According to their choice, students will do their third trimester either in Rome or in Istanbul.
In Rome, special focus is given to the Mediterranean region and Africa with particular emphasis on the issues of migration, poverty and food security. Students will visit relevant UN institutions.
In Istanbul, students study the changing EU-Turkey relations and focus on area studies of the Black Sea region, the Caucasus including ENP, and Central Asia.
During the third term, students have the opportunity to advance in their research work, as they are free of obligations from mid-May to mid-June to work on their thesis. The programme concludes with the defence of the thesis and oral exams. With their graduation, students become part of CIFE’s worldwide Alumni network.
A theoretically grounded approach to revisit the continuities and changes of international relations. Following a theoretical introduction into the grand schools of thought of international relations theory, we will approach the interdisciplinary field of conflict and violence studies. From its very beginning, understanding and explaining questions of war and peace has been at the heart of 'International Relations' as an academic discipline. A special focus will be given to inter-group violence and inter-state conflicts in both the Mediterranean and Eastern Europe: from the Western Balkans to Cyprus, from Israel to Palestine, from Ukraine to Syria.
This module aims at familiarising the students, who could well become the next generation of European and international decision-makers, with an expert knowledge of the structures, institutions, and problems of the European Union.We focus firstly on the historical development of European integration and then go on to analyse the Union’s institutions and study the basics of EU law. The last part of the program is devoted to the different policies of the EU and especially emphasises the challenges of enlargement.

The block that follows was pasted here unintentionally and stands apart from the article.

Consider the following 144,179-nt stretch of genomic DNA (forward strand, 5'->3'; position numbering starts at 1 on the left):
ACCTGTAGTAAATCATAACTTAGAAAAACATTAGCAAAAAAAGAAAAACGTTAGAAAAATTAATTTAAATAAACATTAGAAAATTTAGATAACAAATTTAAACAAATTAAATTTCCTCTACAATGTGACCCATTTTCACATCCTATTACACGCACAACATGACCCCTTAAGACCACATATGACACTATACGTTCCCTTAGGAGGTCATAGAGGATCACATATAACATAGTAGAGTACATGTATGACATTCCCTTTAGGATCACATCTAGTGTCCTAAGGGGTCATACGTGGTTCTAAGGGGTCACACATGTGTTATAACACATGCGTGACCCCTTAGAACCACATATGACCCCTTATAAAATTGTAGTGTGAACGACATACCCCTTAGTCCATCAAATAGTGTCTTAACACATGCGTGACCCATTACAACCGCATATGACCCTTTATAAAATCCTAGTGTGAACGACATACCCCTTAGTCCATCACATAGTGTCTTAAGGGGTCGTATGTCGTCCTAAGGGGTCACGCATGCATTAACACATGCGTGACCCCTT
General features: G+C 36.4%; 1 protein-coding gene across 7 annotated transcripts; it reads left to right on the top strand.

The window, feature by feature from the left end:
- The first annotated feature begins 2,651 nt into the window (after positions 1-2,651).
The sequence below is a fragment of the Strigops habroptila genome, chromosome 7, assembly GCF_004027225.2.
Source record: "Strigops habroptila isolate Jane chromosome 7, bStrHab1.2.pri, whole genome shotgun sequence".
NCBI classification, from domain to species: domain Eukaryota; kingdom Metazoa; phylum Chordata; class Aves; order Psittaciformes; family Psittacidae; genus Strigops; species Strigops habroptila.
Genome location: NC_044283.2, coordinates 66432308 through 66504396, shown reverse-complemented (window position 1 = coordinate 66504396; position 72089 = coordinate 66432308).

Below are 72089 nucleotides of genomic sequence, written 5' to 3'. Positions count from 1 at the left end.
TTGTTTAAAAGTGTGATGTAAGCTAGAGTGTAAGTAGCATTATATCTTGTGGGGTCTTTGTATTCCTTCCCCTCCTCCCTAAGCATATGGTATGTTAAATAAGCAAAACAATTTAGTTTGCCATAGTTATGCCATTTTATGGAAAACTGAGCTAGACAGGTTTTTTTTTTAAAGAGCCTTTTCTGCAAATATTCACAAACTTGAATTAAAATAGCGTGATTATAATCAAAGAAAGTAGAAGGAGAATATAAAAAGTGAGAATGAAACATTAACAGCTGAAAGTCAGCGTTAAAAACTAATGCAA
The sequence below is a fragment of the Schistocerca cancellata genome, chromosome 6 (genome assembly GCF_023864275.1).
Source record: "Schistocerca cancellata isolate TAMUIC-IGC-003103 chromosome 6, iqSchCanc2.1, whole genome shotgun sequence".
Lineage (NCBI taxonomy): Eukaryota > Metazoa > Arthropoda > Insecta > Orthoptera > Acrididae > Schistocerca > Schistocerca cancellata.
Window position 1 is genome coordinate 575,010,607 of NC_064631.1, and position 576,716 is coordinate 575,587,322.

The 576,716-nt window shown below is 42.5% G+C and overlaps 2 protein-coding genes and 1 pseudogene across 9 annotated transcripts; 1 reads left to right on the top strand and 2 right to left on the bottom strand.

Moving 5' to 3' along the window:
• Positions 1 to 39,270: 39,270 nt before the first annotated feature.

For the last fifteen years, federalism has known a revival as an international field of studies. In this framework, three major developments can be considered. The first is the study of the European Union, not analysed any more as a process of integration but in terms of federal institutional comparative approach. The second development is multi-level governance, that can be conceived as an extension of federalism as it deals with any form of multi-tier institutional system. This cooperative/competitive approach has appeared to understand the institutional consequences of the process of globalisation in post-industrialised societies, and of the subsequent changing of nature of sovereignty in the relevant states. Eventually, federalism has become a tool of conflict resolution, in order to resolve violent conflicts all over the world.
The module puts a specific focus on the role of the EU as an economic actor on the global stage, with its opportunities and challenges driven both by European specific evolutions and globalisation trends. Finally, the module proposes an introduction to global sustainable development issues (climate change, access to water, etc.), as they are among the most decisive challenges that will shape the future of the world economy.
This module equips the participants with the professional skills and competences that will enable them to work in the context of the European and international organisations. They will take actively part in several simulation games and follow workshops on project cycle management, intercultural management, as well as on mediation and negotiation.
Application deadline is 30 June of the current year.